Being glorified by someone as gentle and talented as Drew Gardner (our instructor during the portrait session of the Milvus launch, and an utterly brilliant photographer, if you ask me) is one thing. Surviving the onslaught of dozens of middle-aged blokes pointing huge lenses up your nostrils is another. How these young girls handled it is beyond me. But they did and remained composed throughout the session while I turned to cabbages and bees to continue my testing. Kudos, ladies.
You all want to know one thing: is it sharp?
It’s superbly sharp (warning: compressed jpeg ahead. It looks a lot better in LightRoom)
As you can see, focusing is extremely accurate. It’s just a little slow. Plus, this lens exhibits many of the characteristics that define the OTUS 85. Wide open, it layers planes while, closed down a little, it has interesting 3D. Colours are very strong and clean (all this taken around midday on a very sunny day).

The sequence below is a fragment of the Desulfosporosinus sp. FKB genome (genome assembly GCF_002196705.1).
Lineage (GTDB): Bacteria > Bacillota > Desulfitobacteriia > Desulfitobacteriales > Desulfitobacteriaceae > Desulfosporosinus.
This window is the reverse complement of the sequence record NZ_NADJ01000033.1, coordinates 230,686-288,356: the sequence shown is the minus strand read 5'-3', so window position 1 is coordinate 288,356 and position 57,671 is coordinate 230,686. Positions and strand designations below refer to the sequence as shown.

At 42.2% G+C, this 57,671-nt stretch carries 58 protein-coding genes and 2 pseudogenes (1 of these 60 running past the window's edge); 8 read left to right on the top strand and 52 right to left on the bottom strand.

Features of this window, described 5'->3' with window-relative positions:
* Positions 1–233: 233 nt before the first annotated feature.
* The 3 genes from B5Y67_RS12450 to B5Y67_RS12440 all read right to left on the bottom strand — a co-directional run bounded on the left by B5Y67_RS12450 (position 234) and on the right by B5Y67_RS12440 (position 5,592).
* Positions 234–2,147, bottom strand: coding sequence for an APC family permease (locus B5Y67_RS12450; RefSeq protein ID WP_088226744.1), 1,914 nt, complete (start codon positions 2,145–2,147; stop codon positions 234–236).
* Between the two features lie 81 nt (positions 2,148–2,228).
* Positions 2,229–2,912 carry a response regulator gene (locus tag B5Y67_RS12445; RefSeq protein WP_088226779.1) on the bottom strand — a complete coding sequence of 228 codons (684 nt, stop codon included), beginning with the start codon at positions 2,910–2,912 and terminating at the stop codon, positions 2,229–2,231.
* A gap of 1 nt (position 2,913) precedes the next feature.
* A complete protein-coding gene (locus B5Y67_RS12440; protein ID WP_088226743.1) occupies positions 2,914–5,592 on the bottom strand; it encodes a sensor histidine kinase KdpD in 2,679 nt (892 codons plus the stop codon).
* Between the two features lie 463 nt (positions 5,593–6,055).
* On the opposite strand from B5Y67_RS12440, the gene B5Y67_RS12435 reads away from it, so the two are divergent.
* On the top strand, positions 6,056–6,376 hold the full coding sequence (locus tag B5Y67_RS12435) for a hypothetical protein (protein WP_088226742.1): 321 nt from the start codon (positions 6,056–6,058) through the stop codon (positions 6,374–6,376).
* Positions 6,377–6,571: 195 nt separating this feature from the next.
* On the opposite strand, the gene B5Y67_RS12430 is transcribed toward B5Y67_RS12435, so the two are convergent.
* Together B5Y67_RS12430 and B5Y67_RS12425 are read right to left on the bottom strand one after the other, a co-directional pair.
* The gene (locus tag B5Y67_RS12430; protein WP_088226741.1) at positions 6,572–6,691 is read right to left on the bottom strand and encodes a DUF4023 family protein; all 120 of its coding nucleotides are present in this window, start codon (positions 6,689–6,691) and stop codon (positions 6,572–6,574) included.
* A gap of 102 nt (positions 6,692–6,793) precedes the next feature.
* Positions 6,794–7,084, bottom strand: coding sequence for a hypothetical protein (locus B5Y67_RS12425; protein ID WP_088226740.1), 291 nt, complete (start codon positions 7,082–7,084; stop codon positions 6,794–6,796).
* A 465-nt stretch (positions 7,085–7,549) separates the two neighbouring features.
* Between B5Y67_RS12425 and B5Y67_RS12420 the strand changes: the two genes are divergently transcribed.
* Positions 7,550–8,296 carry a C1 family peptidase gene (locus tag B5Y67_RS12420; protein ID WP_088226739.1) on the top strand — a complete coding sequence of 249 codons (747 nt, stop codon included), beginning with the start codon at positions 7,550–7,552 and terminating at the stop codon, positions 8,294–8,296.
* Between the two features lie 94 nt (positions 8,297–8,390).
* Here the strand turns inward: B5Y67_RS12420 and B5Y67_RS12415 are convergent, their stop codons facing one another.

Bokeh is, as promised, out of this world. Here the choice of spherical lenses really pays off. It makes the lens larger and heavier but the creamy out of focus zones make the results pleasing whatever the aperture. There is no mention of the number of blades in official literature but my guess is about 10 (see OOF hightlights in the last portrait, below), which helps as well.
Minimal focusing distance is a useful 80 cm, which equates to a 1/8 image ratio.
Perhaps as important as the bokeh is the apparent lack of fringing that keeps edges so clean and colours so clearly separated. Although not promoted as an APO lens, the Milvus appears to exhibit very high control of chromatic aberration. This is truly an optical jewel.
So, a perfect lens, right ?
Well no, not for everyone. As much as the optics convince me, other aspects weren’t to my liking.
At about 1200g, it weighs in more or less exactly the same as the OTUS 85. Heavy, but very manageable in my experience.